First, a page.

Jerry Lee Lewis’ 1957 television debut shatters the foundation of civilization

I know so much ink has been spilled on this three minutes of television but that doesn’t mean I can’t (at least try) to write about it too.

Jerry Lee Lewis made his TV debut in July 1957 on the Steve Allen Show. The performance is terrifying.

There’s a lot to say about this completely unhinged demonic performance. And for me, the first thing, is the TIMING of it and what it reveals.

It just goes to show you how much the world had changed in just one year, how much the mainstream world capitulated to what was rising from the South.

In July 1956, the young phenom Elvis appeared on the Steve Allen Show. He had already caused a lot of trouble for himself with his performance on The Milton Berle Show. Headlines declared him dangerous. Advertisers threatened to pull out of any program that broadcast him. He was denounced from pulpits and school boards across the land. He was under siege. Steve Allen wanted in on all this notoreity but he wanted to undercut it too, to save his skin. So he put Elvis in a tuxedo – introduced him as “the NEW Elvis Presley” – and had him sing “Hound Dog” to an actual hound dog which … first of all forced Elvis to stand still … and also completely removed Elvis’ sexual explosiveness – in connection with those lyrics, which are not, of course, about an actual dog.

(Side note: the song already didn’t make much sense in Elvis’ hands, because of the swapped-in line “You ain’t never caught a rabbit” … which … to be redundant … makes no sense. Listen to Big Mama Thornton’s original version to really get what the song is saying. It’s also CLEARLY a song written for a woman to sing about her low-down no-good man who keeps comin’ around, comin’ around – To complicate matters, the song was written by two Jewish men – but boy they understood that woman’s plight! Elvis kind of ironed out all of that – or at least obliterated any meaning possible – because the song was no longer a song, the song was just HIM).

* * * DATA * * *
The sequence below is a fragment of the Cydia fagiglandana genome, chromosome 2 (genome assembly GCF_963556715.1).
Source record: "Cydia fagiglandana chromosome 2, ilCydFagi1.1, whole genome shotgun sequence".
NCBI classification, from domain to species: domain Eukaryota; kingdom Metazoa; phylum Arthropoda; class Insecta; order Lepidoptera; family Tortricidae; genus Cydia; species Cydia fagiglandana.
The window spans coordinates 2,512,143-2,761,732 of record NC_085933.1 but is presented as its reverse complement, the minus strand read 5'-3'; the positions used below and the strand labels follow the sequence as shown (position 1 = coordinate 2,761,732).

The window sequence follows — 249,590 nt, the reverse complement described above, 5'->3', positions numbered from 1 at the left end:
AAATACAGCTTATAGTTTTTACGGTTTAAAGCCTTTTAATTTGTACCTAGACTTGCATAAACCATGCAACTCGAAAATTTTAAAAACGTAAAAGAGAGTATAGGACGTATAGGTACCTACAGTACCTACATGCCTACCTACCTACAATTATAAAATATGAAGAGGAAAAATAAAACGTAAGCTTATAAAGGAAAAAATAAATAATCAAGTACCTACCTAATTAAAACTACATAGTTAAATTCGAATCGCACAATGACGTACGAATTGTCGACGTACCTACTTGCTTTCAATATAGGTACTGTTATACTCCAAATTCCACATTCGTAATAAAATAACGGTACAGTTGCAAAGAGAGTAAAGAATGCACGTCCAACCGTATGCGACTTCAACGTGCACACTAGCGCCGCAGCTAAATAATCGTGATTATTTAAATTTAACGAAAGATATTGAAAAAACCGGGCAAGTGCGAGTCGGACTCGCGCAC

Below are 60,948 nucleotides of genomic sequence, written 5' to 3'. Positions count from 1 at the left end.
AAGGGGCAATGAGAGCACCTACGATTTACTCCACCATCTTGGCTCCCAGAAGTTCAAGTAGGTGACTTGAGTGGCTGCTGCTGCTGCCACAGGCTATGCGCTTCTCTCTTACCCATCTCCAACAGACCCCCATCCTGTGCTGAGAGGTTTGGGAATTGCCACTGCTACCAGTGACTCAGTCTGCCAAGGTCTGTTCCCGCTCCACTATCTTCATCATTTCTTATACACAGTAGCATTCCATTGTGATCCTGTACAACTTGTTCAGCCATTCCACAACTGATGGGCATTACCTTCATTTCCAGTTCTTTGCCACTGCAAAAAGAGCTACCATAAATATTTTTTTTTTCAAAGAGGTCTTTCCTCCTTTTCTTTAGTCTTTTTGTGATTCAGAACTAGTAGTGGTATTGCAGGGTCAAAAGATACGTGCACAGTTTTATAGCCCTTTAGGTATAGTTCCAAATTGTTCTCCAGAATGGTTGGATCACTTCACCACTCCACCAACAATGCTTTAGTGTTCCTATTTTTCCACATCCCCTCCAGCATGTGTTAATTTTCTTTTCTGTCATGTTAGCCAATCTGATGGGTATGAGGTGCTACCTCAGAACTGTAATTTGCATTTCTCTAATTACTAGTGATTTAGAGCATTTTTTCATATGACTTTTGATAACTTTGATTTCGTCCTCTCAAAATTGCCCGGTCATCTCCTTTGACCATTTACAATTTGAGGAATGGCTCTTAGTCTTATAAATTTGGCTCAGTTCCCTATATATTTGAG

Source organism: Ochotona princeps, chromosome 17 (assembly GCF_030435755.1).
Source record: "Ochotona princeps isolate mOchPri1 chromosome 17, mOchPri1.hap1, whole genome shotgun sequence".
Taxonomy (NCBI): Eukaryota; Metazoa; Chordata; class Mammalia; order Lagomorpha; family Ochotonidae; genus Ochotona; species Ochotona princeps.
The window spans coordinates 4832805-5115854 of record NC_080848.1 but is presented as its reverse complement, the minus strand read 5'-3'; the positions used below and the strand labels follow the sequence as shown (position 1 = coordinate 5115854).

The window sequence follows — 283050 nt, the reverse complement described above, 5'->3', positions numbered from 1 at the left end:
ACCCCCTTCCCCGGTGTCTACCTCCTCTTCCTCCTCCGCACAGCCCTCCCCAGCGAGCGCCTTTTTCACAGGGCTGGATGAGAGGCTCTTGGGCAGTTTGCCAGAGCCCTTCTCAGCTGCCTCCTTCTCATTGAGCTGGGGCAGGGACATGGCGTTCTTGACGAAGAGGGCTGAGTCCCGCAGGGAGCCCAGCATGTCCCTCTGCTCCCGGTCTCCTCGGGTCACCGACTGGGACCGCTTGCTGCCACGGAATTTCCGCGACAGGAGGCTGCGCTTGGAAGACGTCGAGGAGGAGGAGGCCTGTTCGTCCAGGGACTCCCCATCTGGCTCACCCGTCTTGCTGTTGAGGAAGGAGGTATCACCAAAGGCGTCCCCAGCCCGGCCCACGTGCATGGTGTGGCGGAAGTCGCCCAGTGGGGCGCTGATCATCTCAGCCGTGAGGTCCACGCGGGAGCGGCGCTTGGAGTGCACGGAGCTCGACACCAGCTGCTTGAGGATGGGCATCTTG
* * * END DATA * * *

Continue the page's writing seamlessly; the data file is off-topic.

Steve Allen didn’t care about any of this. He says it straight out in his introduction: “wW want to do a show the whole family can enjoy” (subtext: unlike MILTON BERLE. Also subtext: But we want in on Uncle Milty’s RATINGS) and so … here is Elvis, dressed up and neutered. We all good now?

Now listen I realize there’s been a lot of chatter about this and there have been some excellent articles providing in-depth context to everything that was going on and to Steve Allen in general and the important contributions he made to American culture – which can’t be denied. I GRANT that but I’m with Dave Marsh, sue me. Allen humiliated Elvis by putting him in a tuxedo so the audience could haw-haw at the sight of a hillbilly playing dress up. Allen’s show was for grown-ups pooh-poohing rock ‘n roll, it was a square man’s reaction to something he didn’t understand. (The reaction to this reaction was something no one could have predicted. Yet ANOTHER uproar ensued, this time from fans across the land criticizing Steve Allen for what he did. “Bring back the old Elvis!”) As I mentioned there are counter-arguments to all I have just said, and Steve Allen actually liked Elvis and spent the next 40 years defending himself for those 2 minutes of television, but this is outside the scope of what I’m really trying to say. (Elvis has a way of drawing me away from …. basically every other subject on the face of the planet.)